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Find Sin

2 months ago

Guest #9800785

2 months ago

Sin is the measure of the opposite leg over the hypotenuse from the given angle:

opposite/hypotenuse

We must find the sin of Angle A, and in order to do so we must find the opposite leg and hypotenuse:

opposite leg/hypotenuse

8/10

Simplify:

8/10 = 4/5

Hence, the sin of <A is 4/5

Guest #9800786

2 months ago

For this case we have by definition, the sine of an angle is given by the leg opposite the angle on the hypotenuse of the triangle. Then, according to the figure we have:

[tex]Sin (A) = \frac {8} {10}[/tex]

Simplifying we have to:

[tex]Sin (A) = \frac {4} {5}[/tex]

**Answer:**

**Option B**

Question

Identify the y-intercept of the function, f(x) = 3x2 -5x + 2.

O (0,-2)

O (0,2)

O(-2,0)

O (2,0)

O (0,-2)

O (0,2)

O(-2,0)

O (2,0)

Solution 1

f(x) = 3x^2 - 5x +2

Let me show you the picture below and the answer is **(0 , 2)**

Solution 2

**Answer:**

(0,2)

**Step-by-step explanation:**

the y-intercept of the function, f(x) = 3xÂ² -5x + 2 when : x = 0

f(0) = 3(0)Â² - 5(0)+2 = 2

Question

Find the area of the shape

Solution 1

**Answer:**

the area of the shape is 8cm

Solution 2

**Answer: the area of the shape is 8cm**

**Step-by-step explanation:**

Question

how the graph does the graph behave as x approaches positive or negative infinity. does it keep going at the same rate or does it approach a value but never touch it ?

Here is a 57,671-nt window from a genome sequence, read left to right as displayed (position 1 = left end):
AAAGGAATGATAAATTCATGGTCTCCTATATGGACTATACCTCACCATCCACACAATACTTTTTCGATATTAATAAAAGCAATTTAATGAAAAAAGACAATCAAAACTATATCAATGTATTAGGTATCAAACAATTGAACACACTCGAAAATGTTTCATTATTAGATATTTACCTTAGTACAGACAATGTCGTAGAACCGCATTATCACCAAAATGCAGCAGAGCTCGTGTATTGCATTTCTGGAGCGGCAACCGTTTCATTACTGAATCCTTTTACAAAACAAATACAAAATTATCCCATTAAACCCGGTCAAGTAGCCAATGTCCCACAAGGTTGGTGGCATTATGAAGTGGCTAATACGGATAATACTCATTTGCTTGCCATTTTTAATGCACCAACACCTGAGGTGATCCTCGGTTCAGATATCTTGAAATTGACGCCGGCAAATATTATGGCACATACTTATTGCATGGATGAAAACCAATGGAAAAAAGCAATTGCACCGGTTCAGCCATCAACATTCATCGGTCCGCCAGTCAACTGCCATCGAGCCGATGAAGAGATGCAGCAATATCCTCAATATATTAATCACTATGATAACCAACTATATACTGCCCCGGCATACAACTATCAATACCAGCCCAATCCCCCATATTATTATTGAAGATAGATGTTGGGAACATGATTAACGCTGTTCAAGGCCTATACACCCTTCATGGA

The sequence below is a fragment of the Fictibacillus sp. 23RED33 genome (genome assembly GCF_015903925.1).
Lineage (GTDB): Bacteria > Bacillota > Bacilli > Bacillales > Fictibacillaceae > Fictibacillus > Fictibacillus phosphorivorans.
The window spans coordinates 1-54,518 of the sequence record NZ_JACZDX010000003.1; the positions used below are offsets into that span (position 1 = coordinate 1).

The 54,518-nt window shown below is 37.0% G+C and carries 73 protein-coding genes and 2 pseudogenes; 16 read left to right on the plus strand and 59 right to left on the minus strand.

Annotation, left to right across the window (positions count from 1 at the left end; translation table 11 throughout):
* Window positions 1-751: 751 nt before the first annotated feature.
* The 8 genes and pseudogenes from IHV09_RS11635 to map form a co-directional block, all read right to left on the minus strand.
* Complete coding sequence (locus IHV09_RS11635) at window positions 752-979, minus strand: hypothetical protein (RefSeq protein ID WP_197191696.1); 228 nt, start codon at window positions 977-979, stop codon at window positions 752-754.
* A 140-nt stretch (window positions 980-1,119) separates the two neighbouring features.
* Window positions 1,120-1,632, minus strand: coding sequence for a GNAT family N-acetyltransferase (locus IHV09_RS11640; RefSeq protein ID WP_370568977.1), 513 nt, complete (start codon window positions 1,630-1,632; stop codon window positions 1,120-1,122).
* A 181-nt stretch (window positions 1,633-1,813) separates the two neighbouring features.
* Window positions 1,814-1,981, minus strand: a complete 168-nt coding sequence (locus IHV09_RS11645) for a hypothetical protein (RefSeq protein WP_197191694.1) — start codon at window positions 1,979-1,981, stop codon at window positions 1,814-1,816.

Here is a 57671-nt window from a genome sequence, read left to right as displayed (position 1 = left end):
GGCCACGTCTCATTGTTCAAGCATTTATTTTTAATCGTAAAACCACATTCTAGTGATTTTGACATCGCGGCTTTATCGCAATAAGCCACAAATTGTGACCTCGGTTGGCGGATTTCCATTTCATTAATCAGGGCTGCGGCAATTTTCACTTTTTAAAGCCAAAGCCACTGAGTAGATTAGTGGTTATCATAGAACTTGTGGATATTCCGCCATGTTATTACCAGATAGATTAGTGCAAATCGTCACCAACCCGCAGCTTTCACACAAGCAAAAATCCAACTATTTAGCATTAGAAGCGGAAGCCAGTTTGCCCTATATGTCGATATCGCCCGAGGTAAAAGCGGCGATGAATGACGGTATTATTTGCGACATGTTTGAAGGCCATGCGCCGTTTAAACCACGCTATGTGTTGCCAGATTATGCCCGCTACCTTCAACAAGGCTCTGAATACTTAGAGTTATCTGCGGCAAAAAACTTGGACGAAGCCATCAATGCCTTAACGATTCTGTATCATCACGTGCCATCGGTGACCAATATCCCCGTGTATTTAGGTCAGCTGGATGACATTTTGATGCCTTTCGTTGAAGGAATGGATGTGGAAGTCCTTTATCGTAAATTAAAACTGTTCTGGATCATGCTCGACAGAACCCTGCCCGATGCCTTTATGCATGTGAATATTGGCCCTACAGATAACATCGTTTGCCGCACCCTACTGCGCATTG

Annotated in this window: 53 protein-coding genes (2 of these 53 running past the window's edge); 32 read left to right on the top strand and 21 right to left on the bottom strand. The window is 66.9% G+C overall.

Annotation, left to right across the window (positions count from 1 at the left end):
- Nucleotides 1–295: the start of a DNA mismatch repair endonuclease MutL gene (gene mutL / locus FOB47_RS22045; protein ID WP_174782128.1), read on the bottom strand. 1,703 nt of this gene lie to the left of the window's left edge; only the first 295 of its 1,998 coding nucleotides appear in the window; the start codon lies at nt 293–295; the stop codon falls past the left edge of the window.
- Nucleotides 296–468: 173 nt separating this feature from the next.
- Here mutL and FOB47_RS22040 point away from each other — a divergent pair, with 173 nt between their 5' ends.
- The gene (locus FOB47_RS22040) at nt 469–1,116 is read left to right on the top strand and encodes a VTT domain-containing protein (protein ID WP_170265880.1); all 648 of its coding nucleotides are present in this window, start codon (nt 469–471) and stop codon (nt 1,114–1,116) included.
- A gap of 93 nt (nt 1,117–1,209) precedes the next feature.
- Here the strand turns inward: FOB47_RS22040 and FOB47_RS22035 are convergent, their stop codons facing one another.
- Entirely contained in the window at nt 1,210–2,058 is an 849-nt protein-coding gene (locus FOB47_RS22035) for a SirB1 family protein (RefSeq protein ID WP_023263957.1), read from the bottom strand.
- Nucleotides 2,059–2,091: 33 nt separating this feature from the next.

Solution 1

The graph approaches **positive **infinity at a constant rate.

The end behavior of this graph is:

As x â†’ -âˆž, f(x) â†’ +âˆž

For the first notation it looks at the behavior of the left side of the graph. As x approaches negative infinity (or positive xs) y or f(x) approaches positive infinity (or positive ys)

and

As x â†’ +âˆž, f(x) â†’ +âˆž

For the second notation it looks at the behavior of the right side of the graph. As x approaches positive infinity (or positive x's) y or f(x) approaches positive infinity (or positive ys)

Hope this helped!

~Just a girl in love with Shawn Mendes

Solution 2

**Answer: The graph approaches positive infinity at a constant rate.**

**Step-by-step explanation:**

Question

What is the maxima minima or zero for this graph???

Solution 1

Maximum is the highest a graph can reach. In this case the graph continues forever therefore the maximum is:

infinity or âˆž

The minimum is the lowest place the graph reaches. In this case it would be:

-6

The zeros are where the graph intersects the x axis. In this case it would have two zeros, which are:

(-3, 0) and (0.5, 0)

Hope this helped!

~Just a girl in love with Shawn Mendes

Question

What is the maxima or minima of this graph ?????